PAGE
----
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William Francis McBeth

From Wind Repertory Project
W. Francis McBeth

Biography

William Francis McBeth (9 March 1933, Ropesville, Texas – 6 January 2012, Arkadelphia, Arkansas) was a prolific American composer and educator who wrote for piano, choir, symphony orchestra, chamber ensembles, and over thirty works for wind band.

McBeth was Professor of Music and Resident Composer at Ouachita Baptist University in Arkadelphia, Arkansas, from 1957 until his retirement in 1996. In 1962, McBeth conducted the Arkansas All-State Band, with future president Bill Clinton playing in the tenor saxophone section. He served as the third conductor of the Arkansas Symphony Orchestra from 1970 until 1973 and was appointed Composer Laureate of the state of Arkansas by Governor Bob C. Riley in 1975, the first such honor in the United States.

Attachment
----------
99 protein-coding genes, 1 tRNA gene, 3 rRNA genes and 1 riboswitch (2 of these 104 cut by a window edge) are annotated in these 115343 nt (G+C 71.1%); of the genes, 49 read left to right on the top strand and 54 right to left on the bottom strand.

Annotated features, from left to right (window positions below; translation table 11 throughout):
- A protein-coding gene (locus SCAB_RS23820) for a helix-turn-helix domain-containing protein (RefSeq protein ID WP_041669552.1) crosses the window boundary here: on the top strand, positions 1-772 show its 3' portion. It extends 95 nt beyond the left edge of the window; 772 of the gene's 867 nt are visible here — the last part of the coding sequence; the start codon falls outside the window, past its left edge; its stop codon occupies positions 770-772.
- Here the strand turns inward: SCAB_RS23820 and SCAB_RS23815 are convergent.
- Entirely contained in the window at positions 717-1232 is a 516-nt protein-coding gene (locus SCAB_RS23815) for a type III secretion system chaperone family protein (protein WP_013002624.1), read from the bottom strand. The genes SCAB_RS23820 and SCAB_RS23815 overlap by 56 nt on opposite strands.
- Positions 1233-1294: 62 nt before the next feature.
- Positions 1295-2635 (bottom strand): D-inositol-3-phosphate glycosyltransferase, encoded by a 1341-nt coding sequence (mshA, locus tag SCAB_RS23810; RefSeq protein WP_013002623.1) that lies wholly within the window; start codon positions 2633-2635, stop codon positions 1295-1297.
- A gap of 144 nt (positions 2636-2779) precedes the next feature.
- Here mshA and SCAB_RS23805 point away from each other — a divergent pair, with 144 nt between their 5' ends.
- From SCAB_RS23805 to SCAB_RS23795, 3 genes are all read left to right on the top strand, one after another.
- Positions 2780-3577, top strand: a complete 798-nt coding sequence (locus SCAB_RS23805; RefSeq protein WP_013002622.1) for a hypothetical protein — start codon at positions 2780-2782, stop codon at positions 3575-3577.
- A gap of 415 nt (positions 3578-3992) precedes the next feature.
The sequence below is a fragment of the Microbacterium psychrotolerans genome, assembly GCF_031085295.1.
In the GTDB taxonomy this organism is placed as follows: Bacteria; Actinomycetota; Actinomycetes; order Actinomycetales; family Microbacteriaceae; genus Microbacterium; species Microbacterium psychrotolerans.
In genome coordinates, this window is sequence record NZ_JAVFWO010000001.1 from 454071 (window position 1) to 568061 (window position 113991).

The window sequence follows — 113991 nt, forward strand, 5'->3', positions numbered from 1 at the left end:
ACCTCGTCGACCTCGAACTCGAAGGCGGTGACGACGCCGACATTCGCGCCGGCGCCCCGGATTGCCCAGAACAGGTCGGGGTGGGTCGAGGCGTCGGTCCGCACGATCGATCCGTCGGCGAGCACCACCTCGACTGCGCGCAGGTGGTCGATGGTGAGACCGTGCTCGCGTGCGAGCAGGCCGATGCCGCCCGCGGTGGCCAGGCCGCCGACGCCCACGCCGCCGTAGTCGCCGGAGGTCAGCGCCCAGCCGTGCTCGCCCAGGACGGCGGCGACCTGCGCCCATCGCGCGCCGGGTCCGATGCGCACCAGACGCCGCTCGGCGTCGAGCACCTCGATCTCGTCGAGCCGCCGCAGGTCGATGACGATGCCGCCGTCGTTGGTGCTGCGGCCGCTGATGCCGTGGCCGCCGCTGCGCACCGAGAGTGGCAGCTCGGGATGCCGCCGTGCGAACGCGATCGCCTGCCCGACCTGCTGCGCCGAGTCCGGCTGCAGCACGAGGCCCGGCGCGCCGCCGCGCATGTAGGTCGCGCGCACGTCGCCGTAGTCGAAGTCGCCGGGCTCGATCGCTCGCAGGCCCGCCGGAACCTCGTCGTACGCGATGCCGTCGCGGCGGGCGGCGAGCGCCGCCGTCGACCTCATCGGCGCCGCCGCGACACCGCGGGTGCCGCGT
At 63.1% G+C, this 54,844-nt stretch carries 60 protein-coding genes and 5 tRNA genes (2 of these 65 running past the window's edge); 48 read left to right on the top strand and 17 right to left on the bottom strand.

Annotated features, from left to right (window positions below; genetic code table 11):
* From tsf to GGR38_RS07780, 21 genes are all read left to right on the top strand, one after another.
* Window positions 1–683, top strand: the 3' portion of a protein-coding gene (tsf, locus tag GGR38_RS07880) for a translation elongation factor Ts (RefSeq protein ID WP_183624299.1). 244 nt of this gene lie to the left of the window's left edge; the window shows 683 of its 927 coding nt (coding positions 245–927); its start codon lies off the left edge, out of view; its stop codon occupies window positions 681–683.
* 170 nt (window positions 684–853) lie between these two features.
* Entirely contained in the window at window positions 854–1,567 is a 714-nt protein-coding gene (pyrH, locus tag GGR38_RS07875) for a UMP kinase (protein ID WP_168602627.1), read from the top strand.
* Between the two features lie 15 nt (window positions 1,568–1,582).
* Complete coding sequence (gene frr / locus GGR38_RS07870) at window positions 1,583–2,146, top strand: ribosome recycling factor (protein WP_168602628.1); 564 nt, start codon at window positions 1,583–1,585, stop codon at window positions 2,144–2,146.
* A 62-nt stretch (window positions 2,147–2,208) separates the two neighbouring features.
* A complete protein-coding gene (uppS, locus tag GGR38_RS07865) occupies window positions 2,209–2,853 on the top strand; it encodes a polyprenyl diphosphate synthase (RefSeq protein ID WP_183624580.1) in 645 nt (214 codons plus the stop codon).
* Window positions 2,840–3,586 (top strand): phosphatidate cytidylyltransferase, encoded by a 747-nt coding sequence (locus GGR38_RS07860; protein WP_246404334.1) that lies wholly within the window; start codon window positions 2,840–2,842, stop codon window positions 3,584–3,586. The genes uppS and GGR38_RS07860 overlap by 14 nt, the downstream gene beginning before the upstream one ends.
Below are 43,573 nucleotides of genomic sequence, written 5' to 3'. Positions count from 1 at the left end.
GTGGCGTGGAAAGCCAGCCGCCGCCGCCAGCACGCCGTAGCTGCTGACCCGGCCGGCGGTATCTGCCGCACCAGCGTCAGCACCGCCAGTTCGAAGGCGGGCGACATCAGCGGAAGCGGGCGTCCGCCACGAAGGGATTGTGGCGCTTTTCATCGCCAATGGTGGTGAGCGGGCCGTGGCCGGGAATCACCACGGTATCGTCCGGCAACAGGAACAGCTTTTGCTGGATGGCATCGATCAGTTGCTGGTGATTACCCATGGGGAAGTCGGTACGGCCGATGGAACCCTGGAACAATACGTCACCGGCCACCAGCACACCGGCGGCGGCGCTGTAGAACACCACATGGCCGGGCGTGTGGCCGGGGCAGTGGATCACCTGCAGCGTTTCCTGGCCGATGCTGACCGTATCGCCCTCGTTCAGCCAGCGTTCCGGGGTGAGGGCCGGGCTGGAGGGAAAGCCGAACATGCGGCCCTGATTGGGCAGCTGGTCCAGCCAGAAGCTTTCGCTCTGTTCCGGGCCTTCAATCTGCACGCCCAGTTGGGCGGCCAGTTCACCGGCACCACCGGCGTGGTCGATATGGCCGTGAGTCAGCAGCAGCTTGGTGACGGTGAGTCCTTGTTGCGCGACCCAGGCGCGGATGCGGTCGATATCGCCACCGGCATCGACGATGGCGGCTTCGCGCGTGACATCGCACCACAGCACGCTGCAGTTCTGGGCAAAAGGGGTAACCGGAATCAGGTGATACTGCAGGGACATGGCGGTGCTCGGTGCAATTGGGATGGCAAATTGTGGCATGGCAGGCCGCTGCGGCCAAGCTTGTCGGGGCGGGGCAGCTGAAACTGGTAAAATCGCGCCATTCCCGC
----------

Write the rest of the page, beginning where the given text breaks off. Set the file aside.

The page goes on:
His musical influences included Clifton Williams, Bernard Rogers, Howard Hanson, Kent Kennan, Wayne Barlow, and Macon Summerlin. The popularity of his works in the United States during the last half of the twentieth century led to many invitations and appearances as a guest conductor where he often conducted the premiere performances of his compositions, the majority of which were commissioned. His international reputation as a conductor and clinician had taken him to forty-eight states, three Canadian provinces, Japan, Europe, and Australia. At one time, his "Double Pyramid Balance System" was a widely used pedagogical tool in the concert band world.


Works for Winds


References